Learn how to dehydrate apples at home so you can create your own supply of dried apples. They'll be available to you all year round!
How do you do that? Dehydrate apples when they're on sale (and in season) and store them.
Simply follow the instructions coming up on how to dehydrate apples — and purchase them when they are in season and plentiful via the grocery store in bags or from your own backyard in bushels!
Apple's best vitamins are vitamin A, vitamin C, followed by
vitamin K with trace amounts of Choline, Pantothenic Acid, and Niacin.
The mineral contents of apples contain Potassium, followed by Phosphorus, Calcium, Magnesium, and trace amounts of Zinc. Apples also contain Omega-3 and Omega-6 fatty acids.
To prevent oxidation while dehydrating apples (that's what makes the apples turn brown—and bananas too)—we spray the apples with good old lemon juice.
(Professional food dehydration plants use ascorbic acid.
Tip: When apples are out of season, consider using frozen apples instead.
As noted in the instructions for dehydrating apples, below, you won't have the peel the apples, plus you don't need to use apple juice to spray the apples in step 2.
Now just how easy is that?
It's time to dehydrate apples! So much fun...
If using frozen apples, ignore steps 1 and 2.
Simply add water to your dried apples to re-hydrate them. (Read more about re-hydrating food here) and we're off making the best apple pies around!
or applesauce, or apple breads, or cookies.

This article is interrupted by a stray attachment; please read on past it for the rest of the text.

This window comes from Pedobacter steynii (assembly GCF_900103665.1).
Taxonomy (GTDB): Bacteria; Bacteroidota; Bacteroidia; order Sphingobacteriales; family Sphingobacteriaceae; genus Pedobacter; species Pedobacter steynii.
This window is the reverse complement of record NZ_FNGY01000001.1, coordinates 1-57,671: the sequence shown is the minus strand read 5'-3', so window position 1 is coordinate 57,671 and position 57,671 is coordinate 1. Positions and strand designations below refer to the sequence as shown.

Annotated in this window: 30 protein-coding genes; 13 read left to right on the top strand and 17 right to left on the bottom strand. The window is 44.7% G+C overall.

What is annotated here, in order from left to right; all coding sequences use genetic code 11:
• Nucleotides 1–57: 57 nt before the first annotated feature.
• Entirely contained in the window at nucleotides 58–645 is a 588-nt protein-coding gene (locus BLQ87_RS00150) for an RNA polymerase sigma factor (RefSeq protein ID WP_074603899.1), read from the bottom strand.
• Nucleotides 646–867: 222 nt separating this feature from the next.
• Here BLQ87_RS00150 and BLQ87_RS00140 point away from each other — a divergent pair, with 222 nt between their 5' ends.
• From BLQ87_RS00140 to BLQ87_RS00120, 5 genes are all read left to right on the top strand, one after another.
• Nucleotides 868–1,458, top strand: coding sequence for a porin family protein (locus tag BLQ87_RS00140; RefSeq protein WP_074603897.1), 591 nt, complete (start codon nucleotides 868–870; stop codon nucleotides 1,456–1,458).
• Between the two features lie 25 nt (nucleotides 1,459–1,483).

Hmmm :-) Soon the delicious apple-pie aroma from your kitchen will draw friends and neighbors for miles!
You'll want one of those apple peeler corer gadgets shown below —
Honest! Not only are they easy to use, they are truly fascinating to watch.
Take the grunt work out of spud peeling — yes, you can peel potatoes with them too!
A VERY Handy Gadget to Get!
* As an Amazon Associate, I earn a small commission from qualifying purchases. The price you pay doesn't increase.
You'll want one of those apple peeler corer gadgets shown below—Honest! Not only are they easy to use, they are truly fascinating to watch.
Take the grunt work out of spud peeling—yes, you can peel potatoes with them too!
As an Amazon Associate, I earn a small commission from qualifying purchases. The price you pay doesn't increase.
While there are many different types of apples, the most common type is the red delicious apple. Other popular types of apples include the Granny Smith apple, the Golden Delicious apple, and the Rome apple.
Each type of apple has its own unique flavor, so be sure to try a few different kinds to find your favorite.
The best areas to grow apples are in cool climates with well-drained soils. Apples need full sun and well-drained soil to thrive, so make sure you choose a spot that gets plenty of sunlight and has good drainage.
Additionally, apples are a cold-weather crop, so they do not do well in warm or damp conditions.
The best time to pick apples is in the fall, after the leaves have turned color and before the first frost. Apples are typically ripe and ready to pick in September or October, depending on the variety.
Susan Gast began Easy Food Dehydrating in December 2010. Read Susan's story of what sparked her interest in all things related to "food dehydrating."
Susan is featured on Mother Earth News blog, and on Solo Build It (SBI) who host this site along with her sister site, Finally-Keto. Read her first SBI interview, and her second SBI interview. Susan also runs an additional SBI website: SusanGast.com - Non-Fiction Author - and showcases many of the books she's created and marketed over the years.
Since 1980, Susan's involvement in publishing - in one form or another - led her to create a "review site" of products related to the publishing industry. Visit ePubTechReviews today.
Do you want to send Susan a quick message? Visit her contact page here. She'd love to hear from you!